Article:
10 Questions with The Black Seeds' Barnaby Weir

The Black Seeds will perform an eight-date national tour to mark the release of their new album Fabric. Photo/Will Moore
The Black Seeds will perform an eight-date national tour to mark the release of their new album Fabric. Photo/Will Moore

The Black Seeds are back with a new single, Freakin', and a new album and eight-date national tour in the works. We talk to frontman Barnaby Weir about a band described as one of the best live reggae acts on the planet.

1. Who are the Black Seeds? Describe the band and its sound in a few sentences.

The Black Seeds are NZ's favourite Pacific soul originals. The Black Seeds' music is like a musical remedy for everything but death. Progressive and conscious Roots, reggae, soul.

2. The band is nearly 20 years old. What are the main ways the band has evolved since the early days?

Since the early days The Black Seeds has evolved from what was more of a reggae dub party band into a refined songwriting powerhouse. We have six studio albums, one live album and two remix albums under our belt. We have developed into an international touring band from a small Wellington club act.

Our music pushes the genre boundaries more and more with each album.

And we've become a much better live act.

3. In fact you've been described as one of the best live reggae acts on the planet. For you is it more about performing live for fans or creating and recording the music?

For me, performing live is really important. To reach out to the fans and show we are current and still thoroughly entertaining live act. But I also love working on recordings and they will stick around forever so it worth doing it right. Both sides are really important to the life of the band.



4. Your new song Better Days has a positive message. Can you tell us a little about the story behind the song?

Better Days is a song I wrote and demoed at home one day/ night in 2015/16.

In all honesty, I was feeling pretty depressed about a few things in general but I was determined to persist on improving my attitude, make an awesome album with the new Seeds band line up, increase my income and work on my relationship.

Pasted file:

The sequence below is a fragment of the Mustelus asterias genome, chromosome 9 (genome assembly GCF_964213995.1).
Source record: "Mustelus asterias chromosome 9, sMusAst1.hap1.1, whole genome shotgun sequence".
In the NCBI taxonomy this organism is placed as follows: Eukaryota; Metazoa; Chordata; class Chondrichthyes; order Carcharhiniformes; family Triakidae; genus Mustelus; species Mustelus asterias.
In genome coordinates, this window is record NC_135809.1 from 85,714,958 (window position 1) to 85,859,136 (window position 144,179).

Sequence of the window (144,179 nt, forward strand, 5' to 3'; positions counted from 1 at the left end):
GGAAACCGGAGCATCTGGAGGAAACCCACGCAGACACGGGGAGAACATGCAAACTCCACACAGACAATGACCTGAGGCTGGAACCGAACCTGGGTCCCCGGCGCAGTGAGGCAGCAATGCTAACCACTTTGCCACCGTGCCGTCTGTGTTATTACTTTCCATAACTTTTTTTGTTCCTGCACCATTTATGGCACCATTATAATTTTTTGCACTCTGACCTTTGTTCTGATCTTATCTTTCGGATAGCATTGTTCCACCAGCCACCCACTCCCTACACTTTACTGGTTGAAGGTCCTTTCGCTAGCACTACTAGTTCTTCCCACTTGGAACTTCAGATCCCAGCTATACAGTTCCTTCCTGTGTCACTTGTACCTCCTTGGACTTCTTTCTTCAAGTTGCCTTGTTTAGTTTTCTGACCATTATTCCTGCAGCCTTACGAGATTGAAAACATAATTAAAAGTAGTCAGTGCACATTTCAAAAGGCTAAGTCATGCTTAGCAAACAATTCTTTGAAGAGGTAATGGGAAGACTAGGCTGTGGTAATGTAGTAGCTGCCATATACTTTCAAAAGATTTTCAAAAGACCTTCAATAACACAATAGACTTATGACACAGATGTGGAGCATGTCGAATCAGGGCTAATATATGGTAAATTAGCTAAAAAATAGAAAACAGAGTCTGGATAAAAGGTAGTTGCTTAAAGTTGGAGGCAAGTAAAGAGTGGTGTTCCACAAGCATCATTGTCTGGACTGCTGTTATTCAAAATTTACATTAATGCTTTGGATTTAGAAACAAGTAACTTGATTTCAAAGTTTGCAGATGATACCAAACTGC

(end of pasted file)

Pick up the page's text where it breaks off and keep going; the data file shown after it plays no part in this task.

I put a lot of pressure on myself in general and that turns to an emotional and creative frustration which often leads to making something meaningful. One day I wrote this song and it just flowed as if it writing itself.

I started with a beat that I had from a Roots Dub sample CD where an unknown drummer plays a whole take at a certain BPM and it comes as a 10-track bunch of audio stems with spring reverbs and separated channels. Basically it's perfect for making a demo with feel.

I first played the bassline in and then I doubled that with the rock steady sounding muted guitar riff - my favourite part of the song I reckon. Added a simple piano part thing, which helped with the glue of the melody and then I wrote out the lyrics fairly quickly.

"Better days are calling, lonely nights are leaving.
I see better days, are just around the corner.
No it won't be long till something good happens for ya."

It's a mantra and anyone who is struggling, to stay positive and not give up. To strive for what's important to you.

"I see better days, born inside your own mind,
better nights, made with love and kindness...."

"If we could only love each other with respect, Freedom. I felt it in my heart."

Then later we recorded the band version with Lee Prebble at Surgery studios, which is always easier when you have complete demo. Everyone in the band contributed some magic to the recording and then I spent the next found months tweaking it and making dubs with the band and Lee. I'm really happy with it as the Fabric album opener.

It's a fresh start for the band and a positive outlook for us all when times are tough.

The song started out being for me, but now it's everybody's ... cheers.

5. It's been a few years since your last studio album (2012's Dust and Dirt). What has been keeping you so busy?

We've been keeping busy with tours in Europe/Canada/USA/Australia/ Brazil and NZ as well as writing songs, which takes a while. The guys also have busy family lives.



6. What's the story behind the name of your new album, Fabric?

The fabric refers to the fabric of our lives, the fabric of our love, the fabric of time in the fabric of our existence.

7. What's your favourite song to perform live and why?

Turn It Around because it's very dramatic and emotional with a powerful resolve at the end and a huge heavy dub section.

8. You've toured extensively. What could upcoming New Zealand musicians learn from the overseas experience?

Sleep is important, focus all your energy on the gigs not the booze, don't be a grump, learn to say nothing, be a part of a great team, nobody cares if you're tired and hungover. Just be awesome every night.

9. What's the most exciting thing about New Zealand music right now?

The Latest Black Seeds single... Freakin'.

10. You're curating a music festival. Who's on the bill, alive or dead?

James Brown, Jimi Hendrix, Nina Simone, JJ Cale, BB King, Shihad, Katchafire, The Black Seeds, Sunshine Sound System, Tunes of I, AC/DC (original members), Al Green, Otis Redding, Eagles of Death Metal, The Orb, Rhythm and Sound, Jah Shaka, Sly and Robbie.

The album Fabric is out September 8. The tour begins in Raglan on September 21 and takes in Auckland, Mount Maunganui, Wanaka, Dunedin, Christchurch, and two gigs in Wellington. See www.theblackseeds.com for details.

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